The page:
Friday, December 31, 2010

An Atheist's Dilemma

It's not easy being an intellectually honest atheistic lefty in America. Just ask philosopher Michael Ruse who gets insulted by his left-wing allies simply for raising honest and incisive questions. For example, in a piece in The Chronicle of Higher Education, he relates how Eugenie Scott, who heads up the National Center for Science Education, called him "dumb" for posing this perfectly reasonable conundrum:
[Evolutionary biologist David] Barash and I are united in thinking that Creationism (and the rest) are religion, and that they should not be taught in biology (or other science classes) of the nation—the publicly financed ones, that is.

So my question (and it is a genuine one, to which I don’t have an answer) to David Barash is this....[I]f you accept modern science, then religion—pretty much all religion, certainly pretty much all religion that Americans want to accept—is false. Is it then constitutional to teach science?
There are several fascinating things to note in what Ruse says here.

First, in his mind, science entails the falsity of religious belief. Second, this being so, teaching science to students is tantamount to teaching that religion is false. Thus, if creationism (or intelligent design) can't be taught because it entails religious conclusions about the world, how can science be taught in public schools if it does the same thing?

Ruse is genuinely perplexed by the problem, as well he should be.

We've posed this very question ourselves many times in the past, albeit in slightly different ways, and it's gratifying to see an atheist recognizing the problem.

One way we've put the difficulty is this: The basic claim of intelligent design is that natural forces and processes are not by themselves adequate to account for the origin, structure and diversity of both the universe and life. If that's a religious claim (which it's not, but never mind that now) and is constitutionally disqualified from being presented in a public school science classroom, how is it that its negation - the claim that physical forces are adequate to account for the origin, structure and diversity of the universe and life - is constitutionally permissable? If the claim P is religious then surely the claim not-P is also religious.

Parenthetically, I happen to disagree with Ruse that science entails atheism (It would certainly be awkward to try to convince Isaac Newton or dozens of other giants in the history of science that it does), but a lot of his fellow atheists believe it, so it would be interesting to see how they respond to his consternation. Perhaps some of them will have something more helpful to say than that his puzzlement is just "dumb".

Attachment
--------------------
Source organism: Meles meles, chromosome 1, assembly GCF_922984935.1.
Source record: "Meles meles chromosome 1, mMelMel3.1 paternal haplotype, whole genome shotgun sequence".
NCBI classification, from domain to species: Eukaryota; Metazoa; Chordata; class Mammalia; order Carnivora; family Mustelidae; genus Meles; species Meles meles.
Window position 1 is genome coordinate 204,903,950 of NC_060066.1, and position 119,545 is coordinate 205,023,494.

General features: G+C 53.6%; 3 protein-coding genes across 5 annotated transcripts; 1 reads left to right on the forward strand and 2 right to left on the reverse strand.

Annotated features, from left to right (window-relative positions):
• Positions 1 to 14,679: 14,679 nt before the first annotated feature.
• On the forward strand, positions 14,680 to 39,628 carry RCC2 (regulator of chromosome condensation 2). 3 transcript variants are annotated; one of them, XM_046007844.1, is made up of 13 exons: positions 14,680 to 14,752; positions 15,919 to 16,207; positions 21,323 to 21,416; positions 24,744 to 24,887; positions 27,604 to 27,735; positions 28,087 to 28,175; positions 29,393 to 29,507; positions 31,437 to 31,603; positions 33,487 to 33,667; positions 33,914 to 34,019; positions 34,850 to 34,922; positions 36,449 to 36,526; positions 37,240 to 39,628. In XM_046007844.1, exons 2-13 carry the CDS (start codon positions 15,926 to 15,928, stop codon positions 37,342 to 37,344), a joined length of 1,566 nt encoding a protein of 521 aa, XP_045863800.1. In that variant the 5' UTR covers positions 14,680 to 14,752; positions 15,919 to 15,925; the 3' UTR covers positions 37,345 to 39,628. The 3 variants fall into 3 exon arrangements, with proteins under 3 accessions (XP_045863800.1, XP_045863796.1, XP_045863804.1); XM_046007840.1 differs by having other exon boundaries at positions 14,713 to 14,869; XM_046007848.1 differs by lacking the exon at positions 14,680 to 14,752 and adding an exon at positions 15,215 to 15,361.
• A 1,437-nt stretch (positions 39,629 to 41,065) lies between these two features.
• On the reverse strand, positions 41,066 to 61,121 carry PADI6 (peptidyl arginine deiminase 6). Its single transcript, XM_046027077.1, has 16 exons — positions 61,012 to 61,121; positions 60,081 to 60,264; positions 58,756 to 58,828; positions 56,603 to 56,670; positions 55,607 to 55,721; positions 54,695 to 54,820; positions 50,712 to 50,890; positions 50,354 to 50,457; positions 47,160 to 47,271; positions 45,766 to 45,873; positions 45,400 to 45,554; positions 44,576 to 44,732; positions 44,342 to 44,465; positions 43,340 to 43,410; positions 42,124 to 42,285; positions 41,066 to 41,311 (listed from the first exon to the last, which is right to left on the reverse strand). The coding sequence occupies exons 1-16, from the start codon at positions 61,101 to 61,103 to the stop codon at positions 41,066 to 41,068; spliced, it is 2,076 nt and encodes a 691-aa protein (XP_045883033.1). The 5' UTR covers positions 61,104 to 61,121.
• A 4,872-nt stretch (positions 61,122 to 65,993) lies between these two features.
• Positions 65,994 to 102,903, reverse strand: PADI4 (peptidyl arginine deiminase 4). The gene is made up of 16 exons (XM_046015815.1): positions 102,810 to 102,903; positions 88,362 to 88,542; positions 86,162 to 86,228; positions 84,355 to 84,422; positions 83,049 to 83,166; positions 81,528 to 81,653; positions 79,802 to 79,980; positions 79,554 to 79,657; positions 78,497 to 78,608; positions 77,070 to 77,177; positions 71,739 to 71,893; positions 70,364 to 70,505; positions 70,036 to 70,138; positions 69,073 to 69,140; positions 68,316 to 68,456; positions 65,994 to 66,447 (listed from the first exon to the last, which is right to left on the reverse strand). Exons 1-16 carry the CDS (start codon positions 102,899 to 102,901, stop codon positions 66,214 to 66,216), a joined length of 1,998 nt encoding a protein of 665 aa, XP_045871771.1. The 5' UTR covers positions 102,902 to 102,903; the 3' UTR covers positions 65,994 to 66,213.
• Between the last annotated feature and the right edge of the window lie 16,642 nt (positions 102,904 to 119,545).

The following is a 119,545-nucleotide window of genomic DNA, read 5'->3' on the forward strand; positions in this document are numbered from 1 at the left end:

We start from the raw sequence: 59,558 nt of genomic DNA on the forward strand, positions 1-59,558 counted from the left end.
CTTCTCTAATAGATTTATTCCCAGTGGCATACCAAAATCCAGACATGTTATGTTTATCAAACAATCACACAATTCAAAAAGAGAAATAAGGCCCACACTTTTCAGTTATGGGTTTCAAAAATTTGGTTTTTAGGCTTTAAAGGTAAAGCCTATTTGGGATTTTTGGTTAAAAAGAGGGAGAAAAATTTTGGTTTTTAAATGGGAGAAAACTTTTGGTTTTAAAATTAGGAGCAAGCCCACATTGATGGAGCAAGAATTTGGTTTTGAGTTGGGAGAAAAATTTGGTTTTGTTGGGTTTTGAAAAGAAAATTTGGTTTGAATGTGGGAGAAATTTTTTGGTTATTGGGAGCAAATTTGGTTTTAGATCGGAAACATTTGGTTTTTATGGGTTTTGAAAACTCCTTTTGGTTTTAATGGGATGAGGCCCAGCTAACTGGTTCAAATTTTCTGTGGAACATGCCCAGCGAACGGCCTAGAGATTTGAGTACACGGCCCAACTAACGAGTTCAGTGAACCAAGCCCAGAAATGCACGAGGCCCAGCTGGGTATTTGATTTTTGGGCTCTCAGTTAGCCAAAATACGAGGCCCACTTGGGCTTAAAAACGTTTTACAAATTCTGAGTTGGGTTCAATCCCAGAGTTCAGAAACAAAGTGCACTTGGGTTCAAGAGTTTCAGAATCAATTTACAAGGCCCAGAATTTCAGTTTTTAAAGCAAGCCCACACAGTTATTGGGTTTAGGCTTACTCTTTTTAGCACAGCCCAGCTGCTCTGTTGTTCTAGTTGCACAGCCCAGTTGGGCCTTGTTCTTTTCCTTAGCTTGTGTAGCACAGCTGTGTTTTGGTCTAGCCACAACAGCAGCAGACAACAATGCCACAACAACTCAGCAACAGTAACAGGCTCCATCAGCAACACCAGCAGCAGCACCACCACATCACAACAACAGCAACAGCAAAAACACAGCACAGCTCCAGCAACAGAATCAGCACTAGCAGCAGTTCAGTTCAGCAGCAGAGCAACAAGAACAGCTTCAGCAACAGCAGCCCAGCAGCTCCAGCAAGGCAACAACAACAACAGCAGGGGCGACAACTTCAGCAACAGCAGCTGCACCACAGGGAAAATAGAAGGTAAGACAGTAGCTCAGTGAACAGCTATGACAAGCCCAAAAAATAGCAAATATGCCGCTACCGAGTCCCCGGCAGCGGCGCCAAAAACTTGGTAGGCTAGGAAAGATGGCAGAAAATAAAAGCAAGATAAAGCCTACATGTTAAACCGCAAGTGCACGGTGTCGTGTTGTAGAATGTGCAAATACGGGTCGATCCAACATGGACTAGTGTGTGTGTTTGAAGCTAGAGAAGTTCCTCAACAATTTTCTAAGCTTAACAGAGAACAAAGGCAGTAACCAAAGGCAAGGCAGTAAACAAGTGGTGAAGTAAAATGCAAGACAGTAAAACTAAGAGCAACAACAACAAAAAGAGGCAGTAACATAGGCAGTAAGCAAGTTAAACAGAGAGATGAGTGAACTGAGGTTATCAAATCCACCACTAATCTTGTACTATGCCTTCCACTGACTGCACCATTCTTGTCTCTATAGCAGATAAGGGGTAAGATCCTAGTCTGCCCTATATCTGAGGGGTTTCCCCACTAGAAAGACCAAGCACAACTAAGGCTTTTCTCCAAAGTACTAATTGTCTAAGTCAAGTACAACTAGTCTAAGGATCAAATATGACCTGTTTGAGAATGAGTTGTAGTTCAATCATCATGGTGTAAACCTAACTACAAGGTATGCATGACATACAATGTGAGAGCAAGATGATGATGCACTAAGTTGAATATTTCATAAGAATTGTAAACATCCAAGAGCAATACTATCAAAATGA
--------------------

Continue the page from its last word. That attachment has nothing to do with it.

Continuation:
Thanks to Bradford at Telic Thoughts for calling Ruse's article to our attention.

What Women Want

Dennis Prager seems to know his way around both the male and female psyches. In an article at NRO he explains to us what it is that women want and, in the telling, what men want as well. If you're at all interested in the relationship between the sexes this relatively short piece contains some very good advice.

Prager not only tells us what women want most from a man, and what men want most from a woman (it's not what you think), he also tells us what sort of man a woman is going to find most attractive. I don't want to give anything away, but I will mention that what he says is about as incendiary in some politically correct circles as napalm at a paper mill. It all makes for good fun and tasty food for thought.

More on the Ethics of Abortion

A few days ago we discussed an exchange between Michael Egnor and John Rosenau on the subject of abortion.

Subsequent to Egnor's response to Rosenau a blogger who goes by the name of Tantalus Prime posted a further series of questions for Egnor to answer. The questions are interesting even if Tantalus' insolence is off-putting.

His challenge to Egnor can be found here. Egnor's response, which is very good (though I don't agree with all of it), is here.

A big part of the case Tantalus puts to Egnor and, indeed, to anyone who is pro-life, is in this paragraph:
Egnor asserts that humanity is a discrete, not a continuous variable. If so, then would he kindly point to the exact point at which the human begins? After all, fertilization itself is a multi-step process. So, where is it? When the sperm breaches the oocyte membrane? Formation of the pro-nuclei? Initial DNA replication? Degeneration of the pro-nuclei membrane? Formation of the mitotic spindle? Fusion of the chromosomes? Division of the chromosomes and formation of the first daughter cells? This really should be an easy answer for Egnor. Since biological science affirms that there is a discrete distinction between human and gametes, pointing to that magic point should be trivial.
Egnor's response to this and Tantalus' other questions is worth checking out.